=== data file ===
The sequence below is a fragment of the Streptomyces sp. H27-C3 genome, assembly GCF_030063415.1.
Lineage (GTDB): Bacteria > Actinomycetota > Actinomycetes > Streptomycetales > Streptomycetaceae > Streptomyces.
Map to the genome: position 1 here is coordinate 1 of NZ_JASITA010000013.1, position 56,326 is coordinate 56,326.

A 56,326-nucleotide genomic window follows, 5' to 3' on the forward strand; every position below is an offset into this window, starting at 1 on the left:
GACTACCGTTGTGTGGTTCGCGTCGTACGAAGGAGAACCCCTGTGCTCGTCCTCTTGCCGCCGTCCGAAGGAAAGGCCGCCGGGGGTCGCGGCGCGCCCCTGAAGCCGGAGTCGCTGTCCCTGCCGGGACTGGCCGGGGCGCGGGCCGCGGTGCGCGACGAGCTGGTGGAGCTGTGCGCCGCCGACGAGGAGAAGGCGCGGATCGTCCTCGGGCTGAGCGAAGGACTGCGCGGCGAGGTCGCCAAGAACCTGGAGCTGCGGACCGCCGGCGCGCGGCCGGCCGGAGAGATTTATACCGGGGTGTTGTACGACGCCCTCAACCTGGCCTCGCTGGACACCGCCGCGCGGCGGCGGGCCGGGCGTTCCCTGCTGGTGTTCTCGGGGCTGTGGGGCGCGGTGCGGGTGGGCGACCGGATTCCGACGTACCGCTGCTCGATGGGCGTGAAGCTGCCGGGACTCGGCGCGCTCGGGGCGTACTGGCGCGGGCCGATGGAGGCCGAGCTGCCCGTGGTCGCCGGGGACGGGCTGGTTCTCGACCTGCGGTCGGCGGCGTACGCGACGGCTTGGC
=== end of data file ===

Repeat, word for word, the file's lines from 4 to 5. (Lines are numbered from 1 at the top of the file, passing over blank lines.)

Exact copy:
A 56,326-nucleotide genomic window follows, 5' to 3' on the forward strand; every position below is an offset into this window, starting at 1 on the left:
GACTACCGTTGTGTGGTTCGCGTCGTACGAAGGAGAACCCCTGTGCTCGTCCTCTTGCCGCCGTCCGAAGGAAAGGCCGCCGGGGGTCGCGGCGCGCCCCTGAAGCCGGAGTCGCTGTCCCTGCCGGGACTGGCCGGGGCGCGGGCCGCGGTGCGCGACGAGCTGGTGGAGCTGTGCGCCGCCGACGAGGAGAAGGCGCGGATCGTCCTCGGGCTGAGCGAAGGACTGCGCGGCGAGGTCGCCAAGAACCTGGAGCTGCGGACCGCCGGCGCGCGGCCGGCCGGAGAGATTTATACCGGGGTGTTGTACGACGCCCTCAACCTGGCCTCGCTGGACACCGCCGCGCGGCGGCGGGCCGGGCGTTCCCTGCTGGTGTTCTCGGGGCTGTGGGGCGCGGTGCGGGTGGGCGACCGGATTCCGACGTACCGCTGCTCGATGGGCGTGAAGCTGCCGGGACTCGGCGCGCTCGGGGCGTACTGGCGCGGGCCGATGGAGGCCGAGCTGCCCGTGGTCGCCGGGGACGGGCTGGTTCTCGACCTGCGGTCGGCGGCGTACGCGACGGCTTGGC